Building accessible menus for

When the team at Indivisible decided to prioritize accessibility for their primary navigation late last year, I was excited to help them make it happen. Accessibility on the web has enjoyed increasing attention in the last few years, thanks to a widening recognition that users navigate and consume web content differently depending on what works best for them.

The process began with an accessibility audit performed by Michaela Blackham, our resident Accessibility and QA specialist. Michaela manually tested for keyboard navigability — whether content and links can be accessed via the keyboard — which is a key indicator of how effectively other tools like screen readers will perform.

Michaela also used discovery tools like WAVE (Web Accessibility Evaluation Tool) to further clarify opportunities for improvement. WAVE helps to clearly itemize shortcomings in the hierarchical structure of HTML elements, as well as missing or incorrect attributes in various markup tags that facilitate a browser’s native accessibility tools.

With Michaela’s accessibility audit in hand, I was able to get to work addressing a few aspects of the top priorities we identified — mostly dealing with Indivisible’s primary navigation. Here’s what I focused on:

  • Color contrast. Some of the color schemes that was using were a little low on contrast. Red text on a blue background, for example, while absolutely in line with the look and feel of the site, can be difficult to read for some. Re-thinking those color schemes — like by moving to white on blue for the In the News page primary callouts — established a sharp and clear look without compromising the design. Other small changes like swapping out hero image background colors from white to black ensured the readability of white text in the foreground, even for users who opt not to load the images or load them more slowly due to poor internet connections.
  • Alternate text for images. is a grassroots organization with a huge focus on activism at scale. Their website places a lot of emphasis on group imagery and features photos of large groups of people on regular pages, in navigational callouts, and even in the primary menu. Knowing when, whether, and how to add alternate text for images was key to pulling off a seamless experience for site visitors using screen readers. While photos in content need descriptive alternative text, images in menu items, used as icons, or implemented as design elements needed to be ignored to avoid a halting screen reader experience in which the browser reads out “image” over and over.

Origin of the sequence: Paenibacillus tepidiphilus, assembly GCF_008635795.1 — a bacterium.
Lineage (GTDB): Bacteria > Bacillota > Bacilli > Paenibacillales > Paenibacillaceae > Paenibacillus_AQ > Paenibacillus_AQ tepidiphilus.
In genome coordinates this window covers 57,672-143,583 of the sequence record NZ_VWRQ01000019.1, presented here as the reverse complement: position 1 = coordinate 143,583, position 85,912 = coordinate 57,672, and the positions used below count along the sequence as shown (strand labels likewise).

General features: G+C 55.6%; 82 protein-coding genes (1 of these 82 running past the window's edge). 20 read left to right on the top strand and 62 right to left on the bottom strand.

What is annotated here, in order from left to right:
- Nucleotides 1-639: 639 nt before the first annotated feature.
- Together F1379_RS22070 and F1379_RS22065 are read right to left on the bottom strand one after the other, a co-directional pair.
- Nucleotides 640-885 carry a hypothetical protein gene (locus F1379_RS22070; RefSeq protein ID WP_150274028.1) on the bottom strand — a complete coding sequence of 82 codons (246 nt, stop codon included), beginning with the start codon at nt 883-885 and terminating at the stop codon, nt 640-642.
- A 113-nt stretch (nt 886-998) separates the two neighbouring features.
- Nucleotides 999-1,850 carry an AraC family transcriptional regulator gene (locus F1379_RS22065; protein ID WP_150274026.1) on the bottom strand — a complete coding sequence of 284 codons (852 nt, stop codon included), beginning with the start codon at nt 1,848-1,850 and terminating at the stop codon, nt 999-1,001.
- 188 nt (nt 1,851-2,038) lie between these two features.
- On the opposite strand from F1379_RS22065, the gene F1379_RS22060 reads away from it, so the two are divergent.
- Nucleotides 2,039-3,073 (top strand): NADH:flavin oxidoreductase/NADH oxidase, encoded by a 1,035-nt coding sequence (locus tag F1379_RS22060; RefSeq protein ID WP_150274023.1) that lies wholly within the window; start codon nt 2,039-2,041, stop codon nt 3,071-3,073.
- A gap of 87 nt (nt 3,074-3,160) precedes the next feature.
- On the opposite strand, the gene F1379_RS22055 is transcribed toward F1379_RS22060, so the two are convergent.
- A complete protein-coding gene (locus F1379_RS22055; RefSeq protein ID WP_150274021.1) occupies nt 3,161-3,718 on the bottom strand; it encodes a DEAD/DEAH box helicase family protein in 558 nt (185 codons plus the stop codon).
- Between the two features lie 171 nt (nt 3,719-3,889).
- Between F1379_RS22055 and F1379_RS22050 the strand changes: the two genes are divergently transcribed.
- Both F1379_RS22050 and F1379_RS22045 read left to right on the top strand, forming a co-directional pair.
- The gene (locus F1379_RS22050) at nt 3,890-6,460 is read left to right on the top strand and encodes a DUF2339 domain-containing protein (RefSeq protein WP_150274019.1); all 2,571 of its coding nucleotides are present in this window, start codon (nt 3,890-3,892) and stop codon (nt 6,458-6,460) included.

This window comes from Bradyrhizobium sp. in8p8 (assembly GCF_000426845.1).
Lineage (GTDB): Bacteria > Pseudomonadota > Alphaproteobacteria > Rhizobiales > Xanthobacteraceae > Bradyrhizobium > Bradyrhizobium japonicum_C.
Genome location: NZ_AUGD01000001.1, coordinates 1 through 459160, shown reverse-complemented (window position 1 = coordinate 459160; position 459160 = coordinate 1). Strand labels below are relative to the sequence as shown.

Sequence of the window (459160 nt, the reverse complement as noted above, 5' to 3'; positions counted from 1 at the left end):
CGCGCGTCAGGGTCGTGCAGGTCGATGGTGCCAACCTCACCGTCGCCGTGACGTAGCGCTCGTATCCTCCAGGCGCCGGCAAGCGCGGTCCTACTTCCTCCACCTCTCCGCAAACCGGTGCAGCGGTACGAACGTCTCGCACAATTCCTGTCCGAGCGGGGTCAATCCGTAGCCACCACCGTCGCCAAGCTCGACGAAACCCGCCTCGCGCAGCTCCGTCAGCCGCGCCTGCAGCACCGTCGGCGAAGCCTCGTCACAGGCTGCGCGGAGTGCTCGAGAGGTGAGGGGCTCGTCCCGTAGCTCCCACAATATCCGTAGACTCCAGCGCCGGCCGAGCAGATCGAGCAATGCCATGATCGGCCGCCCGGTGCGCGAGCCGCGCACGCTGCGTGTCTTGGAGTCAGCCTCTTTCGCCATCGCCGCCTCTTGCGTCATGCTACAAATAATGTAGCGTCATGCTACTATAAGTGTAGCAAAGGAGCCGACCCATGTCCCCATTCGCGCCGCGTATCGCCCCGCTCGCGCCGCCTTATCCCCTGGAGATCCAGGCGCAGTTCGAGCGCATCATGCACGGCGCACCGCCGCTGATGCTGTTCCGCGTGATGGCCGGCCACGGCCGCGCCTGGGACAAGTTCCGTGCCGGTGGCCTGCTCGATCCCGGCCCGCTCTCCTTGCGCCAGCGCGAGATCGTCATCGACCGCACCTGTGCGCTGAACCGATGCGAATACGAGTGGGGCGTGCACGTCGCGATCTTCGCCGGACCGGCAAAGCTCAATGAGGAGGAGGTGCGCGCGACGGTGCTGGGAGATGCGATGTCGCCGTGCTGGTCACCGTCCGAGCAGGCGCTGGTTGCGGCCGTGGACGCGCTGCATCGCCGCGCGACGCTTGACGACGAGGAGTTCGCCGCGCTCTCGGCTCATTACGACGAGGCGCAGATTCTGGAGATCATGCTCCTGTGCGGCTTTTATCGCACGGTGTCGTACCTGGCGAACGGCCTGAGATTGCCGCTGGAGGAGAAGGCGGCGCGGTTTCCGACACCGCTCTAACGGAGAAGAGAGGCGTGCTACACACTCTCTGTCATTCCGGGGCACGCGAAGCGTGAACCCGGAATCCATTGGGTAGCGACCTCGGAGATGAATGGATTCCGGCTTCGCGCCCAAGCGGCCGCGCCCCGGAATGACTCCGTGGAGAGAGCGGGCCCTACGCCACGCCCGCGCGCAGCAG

• Keyboard navigation. The ability to cruise through a website’s structure and links with a keyboard (often using Tab for forward, Shift+Tab for backward, Space and Enter to expand and click) is a critical feature for users who make limited use of a mouse or trackpad, as well as a general indicator of “accessibility health.” Especially in the case of Indivisible’s roll-over menus, measures needed to be taken for keyboard focused users. Implementing custom, JavaScript driven keyboard navigation did the trick. Keyboard navigation for now includes forward, backward, expand and collapse navigation, as well as dropdown buttons visible only to those using the keyboard to browse menus.

There’s more to do for Indivisible, but I’m thrilled we were able to take the first big steps. Ensuring a website is accessible to all requires an ongoing application of accessibility concepts and technologies, but major hurdles can often be cleared with relatively low effort. In the case of Indivisible, for example, identifying and addressing principal accessibility opportunities — from audit through implementation — only took a couple of days.

Accessibility issues with web content probably affect more people than you think. In 2019 I lost a portion of my vision to a condition known as ocular neuritis. I found out the hard way that lots of websites aren’t accessible. I had to adapt and started relying on new accessibility tools I’d never used before, many of which weren’t even properly implemented on a majority of websites. As you can probably imagine, I spend a lot of time in front of a computer. It was incredibly terrifying and frustrating to feel suddenly excluded from so many digital spaces I wanted — and needed — access to. Today my vision has mostly recovered, but nearly nine months of vision loss left me with a new appreciation for accessibility on the web and elsewhere.

About one in four adults in the United States live with some kind of disability. That translates into a pretty massive opportunity for inclusion on the web. And considering taking the first steps towards a more accessible website can be pretty painless, today is as good a day as any to get started.

Interested in learning more? Check out WebAIM for excellent web accessibility material, install their Chrome extension to begin to see how your website stacks up, or get in touch with us to learn more about making your website accessible to the widest audience possible.


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